Special Report: Motivation – Executive pay

Even in the executive arena, work-life balance seems to be taking precedence over pay, says Alison Coleman

Case Study: Tate & Lyle

Article in full

Executive bonus payments are often viewed quite cynically by employees further down the ranks of an organisation, not to mention members of the press and the general public, who generally see them as unnecessary excesses. However, a carefully planned and well-defined bonus scheme can still be an effective and highly motivational component of a compensation strategy.

Before implementing any bonus scheme an organisation must define the goals of the scheme, work out how it fits into the HR strategy, and specify how much weight the bonus carries in the overall reward package. Penny Webb, a partner at business consultancy Whitehead Mann, says: "These schemes are considered to be effective at motivating senior executives as long as they are concomitant with their objectives, and completely transparent." In the wake of recent corporate scandals, shareholders are now monitoring the actions of their respective organisations with renewed interest.

Software company Misys was recently forced to abandon a proposed retention long term incentive plan(RL-tip) following concerns raised by some of its shareholders. The plan provided for two key executives to receive a bonus of £1.2 million each in a bid to prevent them leaving the company if they fail to be promoted to the top job when the current chief executive steps down in two years’ time.

Although Misys had undertaken an extensive consultation process on the RL-tip with its shareholders, it hadn’t anticipated the strength of feeling among some that the plan would set an unwelcome precedent. Ali Gill, co-founder of talent management firm GetFeedback, says companies have to consider shareholders’ views when devising bonus schemes. "Shareholders can and do influence the way executive bonuses are awarded, and organisations need to be more aware of their potential impact on the company as a whole," she explains.

However, given the exorbitant pay and benefits packages commanded by senior executives, Gill believes organisations do have a case for offering generous incentives. "In most cases, these bonus payments are driven purely by the cost of recruiting a CEO or CFO. So companies can justify paying these individuals a huge bonus. These people are key players and the company can’t afford to lose them," she adds.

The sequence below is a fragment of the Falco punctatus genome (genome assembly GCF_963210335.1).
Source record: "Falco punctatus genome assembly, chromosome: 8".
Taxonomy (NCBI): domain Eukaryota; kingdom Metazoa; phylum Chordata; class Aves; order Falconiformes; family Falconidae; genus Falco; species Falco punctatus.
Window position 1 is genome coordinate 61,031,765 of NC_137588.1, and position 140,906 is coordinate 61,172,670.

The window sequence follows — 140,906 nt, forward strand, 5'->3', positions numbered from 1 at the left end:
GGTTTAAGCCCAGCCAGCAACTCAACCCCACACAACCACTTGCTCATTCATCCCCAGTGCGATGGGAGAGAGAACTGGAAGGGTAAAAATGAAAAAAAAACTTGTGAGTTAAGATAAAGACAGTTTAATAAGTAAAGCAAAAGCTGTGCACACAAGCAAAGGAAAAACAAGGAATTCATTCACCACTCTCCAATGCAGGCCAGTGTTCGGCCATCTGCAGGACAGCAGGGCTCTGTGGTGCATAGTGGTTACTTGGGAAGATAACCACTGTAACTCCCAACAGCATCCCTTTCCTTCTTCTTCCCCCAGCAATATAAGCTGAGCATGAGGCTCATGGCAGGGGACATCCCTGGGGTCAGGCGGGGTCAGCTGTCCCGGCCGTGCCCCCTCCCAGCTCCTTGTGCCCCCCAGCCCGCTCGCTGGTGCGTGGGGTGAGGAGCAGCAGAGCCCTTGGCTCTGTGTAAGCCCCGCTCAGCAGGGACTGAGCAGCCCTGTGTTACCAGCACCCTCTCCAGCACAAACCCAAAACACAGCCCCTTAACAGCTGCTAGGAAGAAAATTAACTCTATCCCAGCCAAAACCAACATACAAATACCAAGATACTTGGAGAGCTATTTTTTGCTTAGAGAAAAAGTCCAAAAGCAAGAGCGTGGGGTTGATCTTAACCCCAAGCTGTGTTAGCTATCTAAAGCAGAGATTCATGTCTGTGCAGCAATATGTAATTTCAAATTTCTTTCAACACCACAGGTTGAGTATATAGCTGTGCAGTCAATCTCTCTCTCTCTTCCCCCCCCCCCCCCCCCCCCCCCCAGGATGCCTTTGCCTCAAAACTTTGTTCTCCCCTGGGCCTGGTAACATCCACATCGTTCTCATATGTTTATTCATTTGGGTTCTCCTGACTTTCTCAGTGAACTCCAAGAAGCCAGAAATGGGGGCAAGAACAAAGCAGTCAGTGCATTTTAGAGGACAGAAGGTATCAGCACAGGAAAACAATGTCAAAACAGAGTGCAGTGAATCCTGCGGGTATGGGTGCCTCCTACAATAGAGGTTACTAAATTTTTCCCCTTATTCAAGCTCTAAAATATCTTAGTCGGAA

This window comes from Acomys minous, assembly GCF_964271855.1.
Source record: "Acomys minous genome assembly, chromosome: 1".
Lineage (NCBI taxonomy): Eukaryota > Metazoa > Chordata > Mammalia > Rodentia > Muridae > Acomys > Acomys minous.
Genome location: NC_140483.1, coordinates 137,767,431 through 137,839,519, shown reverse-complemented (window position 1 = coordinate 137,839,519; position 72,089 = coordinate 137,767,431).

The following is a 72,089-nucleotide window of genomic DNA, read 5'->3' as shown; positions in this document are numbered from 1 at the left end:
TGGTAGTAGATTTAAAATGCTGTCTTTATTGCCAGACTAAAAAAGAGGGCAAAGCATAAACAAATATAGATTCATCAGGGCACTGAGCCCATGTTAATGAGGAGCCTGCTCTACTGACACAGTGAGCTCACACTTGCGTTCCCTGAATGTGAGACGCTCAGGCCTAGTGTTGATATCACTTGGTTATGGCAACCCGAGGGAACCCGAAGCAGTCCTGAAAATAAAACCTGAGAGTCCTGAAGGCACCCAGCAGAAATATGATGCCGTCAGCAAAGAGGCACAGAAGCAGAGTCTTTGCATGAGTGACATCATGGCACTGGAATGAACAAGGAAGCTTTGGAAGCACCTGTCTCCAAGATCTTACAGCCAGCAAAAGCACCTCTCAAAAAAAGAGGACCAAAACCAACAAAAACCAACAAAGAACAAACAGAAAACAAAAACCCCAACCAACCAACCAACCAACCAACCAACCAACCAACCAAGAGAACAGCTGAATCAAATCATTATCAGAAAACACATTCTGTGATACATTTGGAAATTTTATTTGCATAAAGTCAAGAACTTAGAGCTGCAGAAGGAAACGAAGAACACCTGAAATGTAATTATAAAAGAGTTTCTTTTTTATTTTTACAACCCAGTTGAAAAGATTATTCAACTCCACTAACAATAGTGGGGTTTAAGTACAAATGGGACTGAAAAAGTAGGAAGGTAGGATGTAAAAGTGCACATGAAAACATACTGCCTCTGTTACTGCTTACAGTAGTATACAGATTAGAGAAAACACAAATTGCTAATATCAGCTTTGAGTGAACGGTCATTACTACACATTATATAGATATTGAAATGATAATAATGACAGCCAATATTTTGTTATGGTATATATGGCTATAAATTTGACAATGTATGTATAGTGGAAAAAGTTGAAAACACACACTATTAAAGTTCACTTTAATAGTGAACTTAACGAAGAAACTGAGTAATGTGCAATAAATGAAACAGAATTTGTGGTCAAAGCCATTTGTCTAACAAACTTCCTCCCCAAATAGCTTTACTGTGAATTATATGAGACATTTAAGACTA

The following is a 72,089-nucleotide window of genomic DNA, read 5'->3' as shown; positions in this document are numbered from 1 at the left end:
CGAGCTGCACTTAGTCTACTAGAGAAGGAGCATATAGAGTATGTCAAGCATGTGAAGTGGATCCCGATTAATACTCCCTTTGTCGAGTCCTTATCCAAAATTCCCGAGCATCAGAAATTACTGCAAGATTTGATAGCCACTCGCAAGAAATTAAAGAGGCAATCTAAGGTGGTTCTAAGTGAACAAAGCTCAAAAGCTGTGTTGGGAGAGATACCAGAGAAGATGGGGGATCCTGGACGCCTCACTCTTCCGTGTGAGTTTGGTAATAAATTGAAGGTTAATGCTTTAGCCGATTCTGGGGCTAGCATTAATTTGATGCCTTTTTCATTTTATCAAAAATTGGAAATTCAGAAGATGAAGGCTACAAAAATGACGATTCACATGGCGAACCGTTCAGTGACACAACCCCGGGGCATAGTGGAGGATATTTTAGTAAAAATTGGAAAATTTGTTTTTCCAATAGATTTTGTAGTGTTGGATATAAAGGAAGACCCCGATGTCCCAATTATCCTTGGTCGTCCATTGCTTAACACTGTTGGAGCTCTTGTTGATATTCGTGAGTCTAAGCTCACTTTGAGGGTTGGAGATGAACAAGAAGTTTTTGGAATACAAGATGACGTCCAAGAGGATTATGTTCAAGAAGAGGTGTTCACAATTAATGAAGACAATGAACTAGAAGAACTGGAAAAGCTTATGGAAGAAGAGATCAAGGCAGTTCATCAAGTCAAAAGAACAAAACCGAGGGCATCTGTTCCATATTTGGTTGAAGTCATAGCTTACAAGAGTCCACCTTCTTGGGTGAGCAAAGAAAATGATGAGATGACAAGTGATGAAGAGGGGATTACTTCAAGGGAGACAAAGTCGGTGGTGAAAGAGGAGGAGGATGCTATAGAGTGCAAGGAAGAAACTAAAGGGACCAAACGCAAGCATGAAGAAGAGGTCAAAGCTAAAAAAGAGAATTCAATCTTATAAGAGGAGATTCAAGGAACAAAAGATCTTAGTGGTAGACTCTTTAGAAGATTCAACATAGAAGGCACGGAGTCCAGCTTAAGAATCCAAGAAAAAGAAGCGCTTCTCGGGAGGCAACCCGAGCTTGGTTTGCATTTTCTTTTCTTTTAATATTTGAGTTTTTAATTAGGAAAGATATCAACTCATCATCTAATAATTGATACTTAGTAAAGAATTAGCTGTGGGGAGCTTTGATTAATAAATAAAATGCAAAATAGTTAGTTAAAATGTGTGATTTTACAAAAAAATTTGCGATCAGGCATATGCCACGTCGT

Few would argue that bonuses are a bad thing, as long as they are awarded appropriately, and as a key component of a well-structured performance-related compensation programme. Bonuses should be viewed as an incentive, not an entitlement. Business advisory firm Deloitte’s Executive Directors’ Remuneration annual report, highlights the fact that companies are placing a greater emphasis on performance-based reward, with a rise in bonus levels and an increase in the introduction of a deferred element, where part of the annual bonus is paid in shares which must then be retained for several years.

Deferred annual incentive plans are now in place in 61% of FTSE 100 companies and 44% of FTSE 250 companies, compared with 56% and 34% two years ago. But organisations must also consider the impact of these bonus payments on the motivation of the workforce as a whole. Malcolm Higgs, dean of Henley Management College, suggests that this should be particularly addressed where there is a noticeable pay differential between the various levels of staff. "In a difficult year, telling people on the shop floor that they can’t have a pay rise, while offering large bonuses to the top execs, is going to demotivate a large proportion of the workforce," he adds. But the stark contrast in fortunes is starting to become blurred. Many experts now argue that when it comes to motivating executives, cash is no longer king.

There has been a shift in attitude on executive compensation, with a greater emphasis being placed on achieving a work-life balance. "Ever since 9/11 people have reassessed their values and views on what is really important. For years, people talked about work-life balance taking precedence over pay; now it is really happening.